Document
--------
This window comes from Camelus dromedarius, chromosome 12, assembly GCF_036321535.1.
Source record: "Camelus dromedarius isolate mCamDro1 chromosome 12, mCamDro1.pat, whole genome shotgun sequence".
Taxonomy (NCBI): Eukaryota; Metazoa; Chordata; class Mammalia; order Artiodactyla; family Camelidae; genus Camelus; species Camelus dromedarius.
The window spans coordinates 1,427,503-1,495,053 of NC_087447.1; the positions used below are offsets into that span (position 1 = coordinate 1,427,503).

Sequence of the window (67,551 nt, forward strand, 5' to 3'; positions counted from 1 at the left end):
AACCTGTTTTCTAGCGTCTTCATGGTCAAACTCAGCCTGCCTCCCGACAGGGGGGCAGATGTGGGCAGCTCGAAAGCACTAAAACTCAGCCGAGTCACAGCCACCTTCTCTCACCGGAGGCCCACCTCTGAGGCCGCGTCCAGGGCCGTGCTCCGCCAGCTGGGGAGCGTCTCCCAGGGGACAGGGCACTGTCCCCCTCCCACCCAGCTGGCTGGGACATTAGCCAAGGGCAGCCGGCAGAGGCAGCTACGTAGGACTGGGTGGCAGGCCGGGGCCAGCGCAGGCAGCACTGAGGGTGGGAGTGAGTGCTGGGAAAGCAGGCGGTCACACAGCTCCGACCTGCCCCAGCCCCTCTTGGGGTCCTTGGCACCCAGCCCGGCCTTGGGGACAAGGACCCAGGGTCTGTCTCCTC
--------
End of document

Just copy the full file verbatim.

This window comes from Camelus dromedarius, chromosome 12, assembly GCF_036321535.1.
Source record: "Camelus dromedarius isolate mCamDro1 chromosome 12, mCamDro1.pat, whole genome shotgun sequence".
Taxonomy (NCBI): Eukaryota; Metazoa; Chordata; class Mammalia; order Artiodactyla; family Camelidae; genus Camelus; species Camelus dromedarius.
The window spans coordinates 1,427,503-1,495,053 of NC_087447.1; the positions used below are offsets into that span (position 1 = coordinate 1,427,503).

Sequence of the window (67,551 nt, forward strand, 5' to 3'; positions counted from 1 at the left end):
AACCTGTTTTCTAGCGTCTTCATGGTCAAACTCAGCCTGCCTCCCGACAGGGGGGCAGATGTGGGCAGCTCGAAAGCACTAAAACTCAGCCGAGTCACAGCCACCTTCTCTCACCGGAGGCCCACCTCTGAGGCCGCGTCCAGGGCCGTGCTCCGCCAGCTGGGGAGCGTCTCCCAGGGGACAGGGCACTGTCCCCCTCCCACCCAGCTGGCTGGGACATTAGCCAAGGGCAGCCGGCAGAGGCAGCTACGTAGGACTGGGTGGCAGGCCGGGGCCAGCGCAGGCAGCACTGAGGGTGGGAGTGAGTGCTGGGAAAGCAGGCGGTCACACAGCTCCGACCTGCCCCAGCCCCTCTTGGGGTCCTTGGCACCCAGCCCGGCCTTGGGGACAAGGACCCAGGGTCTGTCTCCTC